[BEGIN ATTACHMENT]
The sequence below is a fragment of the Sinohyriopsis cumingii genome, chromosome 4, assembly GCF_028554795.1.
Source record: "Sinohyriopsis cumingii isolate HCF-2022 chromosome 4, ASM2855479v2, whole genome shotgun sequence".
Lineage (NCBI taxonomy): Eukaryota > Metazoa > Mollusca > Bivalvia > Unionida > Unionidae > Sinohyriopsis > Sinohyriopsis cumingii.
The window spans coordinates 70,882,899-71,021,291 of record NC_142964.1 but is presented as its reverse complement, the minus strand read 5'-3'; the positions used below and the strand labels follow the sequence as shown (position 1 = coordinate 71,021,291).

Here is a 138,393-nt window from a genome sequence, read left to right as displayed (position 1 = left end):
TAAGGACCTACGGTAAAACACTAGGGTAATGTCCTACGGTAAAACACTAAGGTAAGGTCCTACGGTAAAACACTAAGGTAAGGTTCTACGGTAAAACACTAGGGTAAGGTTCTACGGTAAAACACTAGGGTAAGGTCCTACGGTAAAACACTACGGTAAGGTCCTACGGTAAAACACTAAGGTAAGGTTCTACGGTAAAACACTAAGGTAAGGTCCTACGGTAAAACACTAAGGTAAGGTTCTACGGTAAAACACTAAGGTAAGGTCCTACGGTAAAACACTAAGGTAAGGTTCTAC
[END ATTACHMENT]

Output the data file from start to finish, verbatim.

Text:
The sequence below is a fragment of the Sinohyriopsis cumingii genome, chromosome 4, assembly GCF_028554795.1.
Source record: "Sinohyriopsis cumingii isolate HCF-2022 chromosome 4, ASM2855479v2, whole genome shotgun sequence".
Lineage (NCBI taxonomy): Eukaryota > Metazoa > Mollusca > Bivalvia > Unionida > Unionidae > Sinohyriopsis > Sinohyriopsis cumingii.
The window spans coordinates 70,882,899-71,021,291 of record NC_142964.1 but is presented as its reverse complement, the minus strand read 5'-3'; the positions used below and the strand labels follow the sequence as shown (position 1 = coordinate 71,021,291).

Here is a 138,393-nt window from a genome sequence, read left to right as displayed (position 1 = left end):
TAAGGACCTACGGTAAAACACTAGGGTAATGTCCTACGGTAAAACACTAAGGTAAGGTCCTACGGTAAAACACTAAGGTAAGGTTCTACGGTAAAACACTAGGGTAAGGTTCTACGGTAAAACACTAGGGTAAGGTCCTACGGTAAAACACTACGGTAAGGTCCTACGGTAAAACACTAAGGTAAGGTTCTACGGTAAAACACTAAGGTAAGGTCCTACGGTAAAACACTAAGGTAAGGTTCTACGGTAAAACACTAAGGTAAGGTCCTACGGTAAAACACTAAGGTAAGGTTCTAC